Beryllium Disease in Private Industry on the Rise

Senator Harry Reid of Nevada Joins Nuclear Regulatory Commission

* The Chicago Tribune reported this week that thousands of American workers are at risk of contracting beryllium disease because of poor working conditions in the dental, machining and electronics industries, among others. The federal Occupational Safety and Health Administration (or OSHA) has placed warnings on beryllium and established limits to beryllium exposure. OSHA requirements also state that there must be regular air monitoring for beryllium, and medical testing must be available to any worker who is exposed. However, neither the businesses handling beryllium nor OSHA are enforcing the measures.

Beryllium was once primarily used in the production of nuclear weapons. Private industry now uses beryllium because of its light weight and strength. Beryllium disease is caused by beryllium dust, which damages lungs. It is a rare and often fatal condition. Scientists predict that up to 16% of those exposed to beryllium dust will contract the disease.

A check of 30 businesses using beryllium found that none were following all of OSHA's recommendations, four failed to mention the threat of beryllium disease to its employees, and that some Chicago area businesses had not been inspected by OSHA in a decade. It is estimated that at least 2,000 workers have been exposed to beryllium dust without warning or precautions since 1970.

Government records indicate that there have been 1,300 diagnosed cases of beryllium disease in the U.S. since the 1940s, although experts say that the disease is often undiagnosed. David Michaels, formerly the top health official in the Department of Energy (or DOE) calls the situation "a disaster waiting to happen" and recommends that beryllium use be banned in all industries but defense.

* Democratic Senator Harry Reid of Nevada was elected to oversee the Nuclear Regulatory Commission (or NRC) this week, which gives Reid the power to hold hearings and review bills affecting the NRC. His agency would also be responsible for reviewing DOEšs application to establish the Yucca Mountain waste repository in Nevada.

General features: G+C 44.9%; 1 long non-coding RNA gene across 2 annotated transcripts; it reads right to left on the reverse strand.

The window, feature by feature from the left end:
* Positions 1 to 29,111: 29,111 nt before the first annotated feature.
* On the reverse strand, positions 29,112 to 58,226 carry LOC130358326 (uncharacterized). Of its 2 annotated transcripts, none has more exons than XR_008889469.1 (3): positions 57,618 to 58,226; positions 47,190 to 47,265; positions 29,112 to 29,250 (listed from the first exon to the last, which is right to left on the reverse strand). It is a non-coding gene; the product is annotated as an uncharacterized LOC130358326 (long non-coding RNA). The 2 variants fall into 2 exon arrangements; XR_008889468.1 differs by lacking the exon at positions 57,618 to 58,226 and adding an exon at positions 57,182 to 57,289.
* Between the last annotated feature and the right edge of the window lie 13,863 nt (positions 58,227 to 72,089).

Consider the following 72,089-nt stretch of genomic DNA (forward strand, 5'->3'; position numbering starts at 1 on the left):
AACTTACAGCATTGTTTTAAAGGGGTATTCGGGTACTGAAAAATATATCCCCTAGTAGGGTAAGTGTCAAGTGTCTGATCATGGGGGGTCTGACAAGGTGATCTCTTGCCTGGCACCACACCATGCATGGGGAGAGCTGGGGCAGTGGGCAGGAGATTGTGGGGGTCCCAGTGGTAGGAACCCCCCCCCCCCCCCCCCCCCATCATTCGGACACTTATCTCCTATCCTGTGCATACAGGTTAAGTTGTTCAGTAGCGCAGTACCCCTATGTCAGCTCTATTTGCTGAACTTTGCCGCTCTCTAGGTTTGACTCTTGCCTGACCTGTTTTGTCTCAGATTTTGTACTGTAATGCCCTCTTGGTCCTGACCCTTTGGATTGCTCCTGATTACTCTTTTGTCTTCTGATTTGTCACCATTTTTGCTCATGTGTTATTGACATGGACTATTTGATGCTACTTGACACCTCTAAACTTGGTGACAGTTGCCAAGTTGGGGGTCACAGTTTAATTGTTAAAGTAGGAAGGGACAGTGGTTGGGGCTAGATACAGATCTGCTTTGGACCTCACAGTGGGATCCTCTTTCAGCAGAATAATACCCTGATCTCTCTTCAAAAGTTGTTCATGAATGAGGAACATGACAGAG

Reid's proposed hearings include examinations of transportation to Yucca Mountain and the NRC's role in licensing a waste repository in Nevada. Reid is also the chairman of the Appropriations Subcommittee on Energy and Water Development. In that role, he has proposed deep budget cuts of DOE's assessment of Yucca Mountain.

Yucca Mountain is a proposed high-level radioactive waste repository that would accept both commercial and defense wastes. The site is located 100 miles northwest of Las Vegas, Nevada.

Republicans were wary of Reid's decision to join the NRC because of his already busy schedule. Reid, however, is optimistic, saying, "I want to make sure the NRC lives up to its mission statement, and that is to ensure adequate protection of public health and safety."

Activists are already preparing a list of issues that they would like for Reid to address, including Yucca Mountain and the proposed aboveground nuclear waste storage facility in Skull Valley, Utah. As Lisa Gue of the Nevada group Public Citizen said, "We are certainly going to need somebody to look critically at what the agency is doing, someone who the public can have confidence in."

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